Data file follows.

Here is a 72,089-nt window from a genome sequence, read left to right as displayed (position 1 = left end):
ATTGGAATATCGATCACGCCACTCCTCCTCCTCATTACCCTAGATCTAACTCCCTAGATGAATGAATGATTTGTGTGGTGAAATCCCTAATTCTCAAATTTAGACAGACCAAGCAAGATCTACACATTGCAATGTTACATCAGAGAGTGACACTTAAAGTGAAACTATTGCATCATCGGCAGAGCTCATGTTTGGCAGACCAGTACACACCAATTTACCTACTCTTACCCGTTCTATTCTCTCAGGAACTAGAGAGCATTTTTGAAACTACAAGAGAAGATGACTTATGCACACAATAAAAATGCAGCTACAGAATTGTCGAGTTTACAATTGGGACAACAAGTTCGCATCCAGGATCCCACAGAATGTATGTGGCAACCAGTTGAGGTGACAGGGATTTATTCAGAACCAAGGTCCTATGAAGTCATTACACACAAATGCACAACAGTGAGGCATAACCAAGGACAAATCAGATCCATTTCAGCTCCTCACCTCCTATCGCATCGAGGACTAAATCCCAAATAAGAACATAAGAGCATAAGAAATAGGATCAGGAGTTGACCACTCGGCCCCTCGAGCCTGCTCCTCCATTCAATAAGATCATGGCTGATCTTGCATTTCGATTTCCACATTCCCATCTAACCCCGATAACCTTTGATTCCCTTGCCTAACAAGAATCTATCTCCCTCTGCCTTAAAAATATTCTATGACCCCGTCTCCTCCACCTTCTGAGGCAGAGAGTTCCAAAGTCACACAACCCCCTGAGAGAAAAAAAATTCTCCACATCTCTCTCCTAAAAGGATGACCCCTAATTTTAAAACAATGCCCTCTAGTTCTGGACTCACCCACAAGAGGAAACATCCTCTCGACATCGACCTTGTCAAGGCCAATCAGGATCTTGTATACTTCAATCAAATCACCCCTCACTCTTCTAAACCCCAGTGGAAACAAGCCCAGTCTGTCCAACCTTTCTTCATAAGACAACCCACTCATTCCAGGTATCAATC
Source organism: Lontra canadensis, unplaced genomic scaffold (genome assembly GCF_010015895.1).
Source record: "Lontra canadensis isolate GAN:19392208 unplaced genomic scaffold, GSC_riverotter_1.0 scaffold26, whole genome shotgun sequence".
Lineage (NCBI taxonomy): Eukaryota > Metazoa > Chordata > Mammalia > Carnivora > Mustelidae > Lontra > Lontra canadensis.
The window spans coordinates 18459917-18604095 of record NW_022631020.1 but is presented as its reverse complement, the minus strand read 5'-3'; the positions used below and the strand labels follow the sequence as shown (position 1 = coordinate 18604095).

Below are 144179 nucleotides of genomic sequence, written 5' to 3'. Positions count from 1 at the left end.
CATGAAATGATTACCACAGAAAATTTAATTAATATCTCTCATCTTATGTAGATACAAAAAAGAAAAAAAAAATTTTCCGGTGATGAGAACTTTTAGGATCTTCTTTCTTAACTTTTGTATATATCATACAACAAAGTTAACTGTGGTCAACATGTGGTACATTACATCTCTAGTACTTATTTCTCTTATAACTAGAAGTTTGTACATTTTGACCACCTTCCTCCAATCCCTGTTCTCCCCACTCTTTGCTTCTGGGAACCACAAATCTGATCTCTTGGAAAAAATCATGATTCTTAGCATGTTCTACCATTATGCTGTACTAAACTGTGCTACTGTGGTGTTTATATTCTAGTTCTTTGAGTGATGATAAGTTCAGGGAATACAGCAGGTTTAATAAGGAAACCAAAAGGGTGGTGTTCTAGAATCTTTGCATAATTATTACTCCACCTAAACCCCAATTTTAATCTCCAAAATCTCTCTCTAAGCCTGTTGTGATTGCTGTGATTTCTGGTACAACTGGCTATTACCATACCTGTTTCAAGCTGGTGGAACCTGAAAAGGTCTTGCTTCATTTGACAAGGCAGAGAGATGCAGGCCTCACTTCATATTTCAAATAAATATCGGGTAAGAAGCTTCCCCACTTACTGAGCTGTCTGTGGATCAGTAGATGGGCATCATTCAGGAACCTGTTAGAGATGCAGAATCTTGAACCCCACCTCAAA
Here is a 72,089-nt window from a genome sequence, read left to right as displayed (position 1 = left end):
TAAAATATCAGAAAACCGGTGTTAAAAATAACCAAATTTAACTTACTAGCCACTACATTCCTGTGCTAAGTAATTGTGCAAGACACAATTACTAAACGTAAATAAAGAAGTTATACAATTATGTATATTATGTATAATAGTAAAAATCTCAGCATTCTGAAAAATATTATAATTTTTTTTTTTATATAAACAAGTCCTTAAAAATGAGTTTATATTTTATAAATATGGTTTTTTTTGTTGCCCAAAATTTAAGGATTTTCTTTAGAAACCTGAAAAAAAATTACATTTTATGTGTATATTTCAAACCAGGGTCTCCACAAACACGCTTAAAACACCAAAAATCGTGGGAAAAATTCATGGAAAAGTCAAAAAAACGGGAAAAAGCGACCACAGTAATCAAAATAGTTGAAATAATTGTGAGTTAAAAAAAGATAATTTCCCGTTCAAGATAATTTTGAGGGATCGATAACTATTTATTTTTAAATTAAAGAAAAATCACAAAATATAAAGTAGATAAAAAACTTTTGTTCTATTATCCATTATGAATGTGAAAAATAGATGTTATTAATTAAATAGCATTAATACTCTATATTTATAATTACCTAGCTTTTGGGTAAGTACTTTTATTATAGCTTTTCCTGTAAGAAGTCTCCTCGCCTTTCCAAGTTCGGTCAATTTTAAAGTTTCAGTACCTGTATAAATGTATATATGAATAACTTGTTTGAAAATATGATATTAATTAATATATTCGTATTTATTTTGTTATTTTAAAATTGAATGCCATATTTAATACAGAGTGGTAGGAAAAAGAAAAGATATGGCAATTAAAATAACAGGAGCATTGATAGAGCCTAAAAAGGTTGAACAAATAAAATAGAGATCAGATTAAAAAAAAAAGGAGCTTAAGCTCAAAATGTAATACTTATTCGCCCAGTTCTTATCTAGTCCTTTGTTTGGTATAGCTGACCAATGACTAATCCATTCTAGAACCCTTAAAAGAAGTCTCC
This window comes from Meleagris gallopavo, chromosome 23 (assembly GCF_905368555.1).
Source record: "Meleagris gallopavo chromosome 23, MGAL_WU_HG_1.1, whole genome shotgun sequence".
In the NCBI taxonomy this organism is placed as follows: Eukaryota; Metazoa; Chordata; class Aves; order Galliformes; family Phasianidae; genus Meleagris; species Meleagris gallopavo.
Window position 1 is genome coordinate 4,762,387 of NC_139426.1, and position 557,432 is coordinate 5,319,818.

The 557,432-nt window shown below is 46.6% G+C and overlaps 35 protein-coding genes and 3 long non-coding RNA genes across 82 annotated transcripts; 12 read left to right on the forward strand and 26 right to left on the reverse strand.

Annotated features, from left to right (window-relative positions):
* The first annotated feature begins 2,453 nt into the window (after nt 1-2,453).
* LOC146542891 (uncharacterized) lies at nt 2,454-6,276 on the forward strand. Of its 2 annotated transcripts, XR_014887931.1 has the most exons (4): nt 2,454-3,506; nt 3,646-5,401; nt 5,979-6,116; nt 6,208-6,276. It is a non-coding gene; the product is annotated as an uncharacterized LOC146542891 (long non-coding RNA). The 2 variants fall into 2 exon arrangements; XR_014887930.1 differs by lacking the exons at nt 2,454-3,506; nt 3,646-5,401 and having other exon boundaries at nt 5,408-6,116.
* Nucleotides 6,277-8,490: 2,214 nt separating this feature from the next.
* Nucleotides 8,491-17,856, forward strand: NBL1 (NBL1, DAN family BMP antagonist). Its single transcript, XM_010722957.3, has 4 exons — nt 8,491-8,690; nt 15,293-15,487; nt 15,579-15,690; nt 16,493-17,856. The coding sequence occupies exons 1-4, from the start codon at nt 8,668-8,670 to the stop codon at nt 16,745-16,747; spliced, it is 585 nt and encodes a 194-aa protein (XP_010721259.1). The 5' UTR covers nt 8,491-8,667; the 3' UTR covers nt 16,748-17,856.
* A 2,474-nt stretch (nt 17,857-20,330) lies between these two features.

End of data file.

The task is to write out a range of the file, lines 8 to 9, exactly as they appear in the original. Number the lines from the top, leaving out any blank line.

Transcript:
CATGAAATGATTACCACAGAAAATTTAATTAATATCTCTCATCTTATGTAGATACAAAAAAGAAAAAAAAAATTTTCCGGTGATGAGAACTTTTAGGATCTTCTTTCTTAACTTTTGTATATATCATACAACAAAGTTAACTGTGGTCAACATGTGGTACATTACATCTCTAGTACTTATTTCTCTTATAACTAGAAGTTTGTACATTTTGACCACCTTCCTCCAATCCCTGTTCTCCCCACTCTTTGCTTCTGGGAACCACAAATCTGATCTCTTGGAAAAAATCATGATTCTTAGCATGTTCTACCATTATGCTGTACTAAACTGTGCTACTGTGGTGTTTATATTCTAGTTCTTTGAGTGATGATAAGTTCAGGGAATACAGCAGGTTTAATAAGGAAACCAAAAGGGTGGTGTTCTAGAATCTTTGCATAATTATTACTCCACCTAAACCCCAATTTTAATCTCCAAAATCTCTCTCTAAGCCTGTTGTGATTGCTGTGATTTCTGGTACAACTGGCTATTACCATACCTGTTTCAAGCTGGTGGAACCTGAAAAGGTCTTGCTTCATTTGACAAGGCAGAGAGATGCAGGCCTCACTTCATATTTCAAATAAATATCGGGTAAGAAGCTTCCCCACTTACTGAGCTGTCTGTGGATCAGTAGATGGGCATCATTCAGGAACCTGTTAGAGATGCAGAATCTTGAACCCCACCTCAAA
Here is a 72,089-nt window from a genome sequence, read left to right as displayed (position 1 = left end):